This was originally posted May 16, 2007.
Caught on Tape
“What in the world does she hope to gain by doing this?”
“I’m not sure,” Sharon replied, her eyes glued on the fourteen-year old girl on the TV monitor. “I honestly don’t know what to think.”
Kathy placed a comforting hand on Sharon’s arm. “I’m really sorry about this, Shar.”
Tears welled up in Sharon’s eyes and she blinked them away impatiently. “I have to say, if I hadn’t seen it with my own eyes, I never would have believed it.” Sharon could sense Kathy nodding beside her. She sighed. “What am I going to do? I mean, do I ignore this and hope it’s a phase? Or do I confront her so she can act oblivious and lie to my face?”
“I … honestly don’t know.”
“If it were your daughter going through your jewelry box …” Sharon slapped a hand against her thigh and gestured hopelessly at the screen, “and now going through your purse, what would you do?”
The two women watched the girl pocket three twenty-dollar bills into her jeans and then dangle a gold necklace from her fingers. She appeared to be mulling over whether or not she should take it.
“Maybe she won’t take the necklace,” Kathy offered helpfully. The girl shrugged and stuffed the necklace into her pocket. “Or maybe not …” Kathy’s voice trailed off.
“I simply can’t believe my own daughter would steal from me. I mean, if you hadn’t talked me into planting a video camera in my bedroom, I never would have bought this crap.”
Kathy sighed next to her. “Teresa is my friend, Sharon. I knew she wasn’t the type of person to steal from you. She’s been cleaning my house for, oh God, years and we never had any problems. I just didn’t want you to falsely accuse her of something.”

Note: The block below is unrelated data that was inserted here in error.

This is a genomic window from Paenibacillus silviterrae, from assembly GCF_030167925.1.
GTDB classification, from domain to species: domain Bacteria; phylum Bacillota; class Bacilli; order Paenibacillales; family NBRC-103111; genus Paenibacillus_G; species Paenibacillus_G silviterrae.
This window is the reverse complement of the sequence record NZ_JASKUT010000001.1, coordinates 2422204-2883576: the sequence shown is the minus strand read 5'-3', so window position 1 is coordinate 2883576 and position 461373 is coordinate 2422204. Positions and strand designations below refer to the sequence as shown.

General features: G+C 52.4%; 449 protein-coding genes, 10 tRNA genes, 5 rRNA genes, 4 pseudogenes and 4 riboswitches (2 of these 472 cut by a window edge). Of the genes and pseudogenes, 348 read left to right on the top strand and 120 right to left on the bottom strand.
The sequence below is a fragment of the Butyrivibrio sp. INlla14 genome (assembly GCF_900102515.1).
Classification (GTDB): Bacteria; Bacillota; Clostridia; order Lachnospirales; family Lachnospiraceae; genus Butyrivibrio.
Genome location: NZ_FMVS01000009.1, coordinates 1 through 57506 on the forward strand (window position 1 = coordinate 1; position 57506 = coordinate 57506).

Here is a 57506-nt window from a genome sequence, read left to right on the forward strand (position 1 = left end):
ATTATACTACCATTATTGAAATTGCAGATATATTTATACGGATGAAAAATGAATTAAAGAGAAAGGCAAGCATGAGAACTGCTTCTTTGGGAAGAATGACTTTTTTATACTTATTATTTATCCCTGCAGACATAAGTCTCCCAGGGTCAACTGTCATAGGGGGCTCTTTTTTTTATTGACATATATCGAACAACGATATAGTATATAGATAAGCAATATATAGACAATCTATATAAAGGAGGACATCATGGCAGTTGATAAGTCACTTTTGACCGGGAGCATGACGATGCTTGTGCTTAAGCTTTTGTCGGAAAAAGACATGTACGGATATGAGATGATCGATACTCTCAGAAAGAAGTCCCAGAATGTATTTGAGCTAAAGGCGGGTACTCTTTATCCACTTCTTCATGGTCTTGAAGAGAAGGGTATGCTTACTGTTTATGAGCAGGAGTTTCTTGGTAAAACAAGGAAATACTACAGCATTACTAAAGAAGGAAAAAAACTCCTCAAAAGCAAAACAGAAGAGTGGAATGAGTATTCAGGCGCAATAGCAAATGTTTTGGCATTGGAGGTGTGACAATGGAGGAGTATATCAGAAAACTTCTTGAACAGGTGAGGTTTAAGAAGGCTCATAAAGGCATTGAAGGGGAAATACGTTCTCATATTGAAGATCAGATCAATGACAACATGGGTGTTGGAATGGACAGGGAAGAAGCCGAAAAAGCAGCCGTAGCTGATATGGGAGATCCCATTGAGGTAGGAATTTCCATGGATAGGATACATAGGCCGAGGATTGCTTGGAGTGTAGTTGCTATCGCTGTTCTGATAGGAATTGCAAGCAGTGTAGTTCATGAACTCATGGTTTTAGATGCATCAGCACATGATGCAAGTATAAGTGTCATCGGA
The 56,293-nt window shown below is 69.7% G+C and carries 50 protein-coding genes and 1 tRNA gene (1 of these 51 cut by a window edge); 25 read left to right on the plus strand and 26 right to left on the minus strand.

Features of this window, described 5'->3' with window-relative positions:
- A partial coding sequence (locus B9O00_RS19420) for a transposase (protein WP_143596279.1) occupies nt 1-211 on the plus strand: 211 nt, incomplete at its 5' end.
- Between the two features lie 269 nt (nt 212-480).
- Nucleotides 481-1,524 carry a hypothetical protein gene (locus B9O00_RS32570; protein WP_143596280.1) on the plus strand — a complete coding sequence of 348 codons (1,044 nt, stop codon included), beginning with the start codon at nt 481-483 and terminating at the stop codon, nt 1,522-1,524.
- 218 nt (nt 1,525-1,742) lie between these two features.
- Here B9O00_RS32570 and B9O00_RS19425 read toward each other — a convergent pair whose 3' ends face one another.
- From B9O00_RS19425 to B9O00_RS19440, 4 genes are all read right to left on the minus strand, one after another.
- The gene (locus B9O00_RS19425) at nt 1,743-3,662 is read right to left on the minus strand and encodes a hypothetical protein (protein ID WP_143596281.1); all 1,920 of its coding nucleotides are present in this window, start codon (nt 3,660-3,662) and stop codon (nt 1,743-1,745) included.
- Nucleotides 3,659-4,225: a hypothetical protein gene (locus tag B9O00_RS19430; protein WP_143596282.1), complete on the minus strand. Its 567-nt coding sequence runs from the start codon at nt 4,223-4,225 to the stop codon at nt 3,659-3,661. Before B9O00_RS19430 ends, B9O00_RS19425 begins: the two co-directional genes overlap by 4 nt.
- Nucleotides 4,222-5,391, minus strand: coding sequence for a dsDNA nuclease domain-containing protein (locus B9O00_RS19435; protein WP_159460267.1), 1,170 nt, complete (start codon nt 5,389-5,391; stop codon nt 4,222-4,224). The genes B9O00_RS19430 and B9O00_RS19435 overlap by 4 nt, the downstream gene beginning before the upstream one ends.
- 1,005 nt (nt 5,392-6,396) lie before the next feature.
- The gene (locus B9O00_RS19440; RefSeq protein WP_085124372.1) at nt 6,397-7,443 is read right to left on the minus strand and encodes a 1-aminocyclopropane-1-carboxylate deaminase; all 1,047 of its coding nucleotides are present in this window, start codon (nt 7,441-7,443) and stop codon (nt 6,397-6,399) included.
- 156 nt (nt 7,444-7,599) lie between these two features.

“So instead of firing my housekeeper, now I have a delinquent daughter to deal with.”
They continued to watch the girl rummage through Sharon’s purse before finally giving up, glancing one last time through the room to make sure everything was in its place and finally leave.
“This is going to break her father’s heart,” Sharon mumbled. “I can’t let her out of the house with her stash.” She spoke the last word bitterly. “Is she going to buy drugs? What else would a fourteen-year old girl need money for?”
Sharon stood up and headed toward the door. She paused and turned around. “Unless …” she swallowed. “She doesn’t need the money for drugs. What if she’s …” Her eyes widened in horror. “And she needs the money for a doctor …” Her hand flew up to her mouth and she hurried out of the spare bedroom after her daughter.
“Sara!” She walked briskly to the stairs and grabbed her first-born child by the arm before she could get away from her. “We need to talk.”
I started a new tweet (I guess that’s what you call them) on Twitter called, appropriately enough, Blog Fodder. Every day I post a writing prompt, just something extra to help you get through the blogging humps. It’s not really a question, per se, but rather something that might trigger a memory, or something you can use as a springboard to write a story, or a blog post. Anything goes. Use the prompt any way you wish.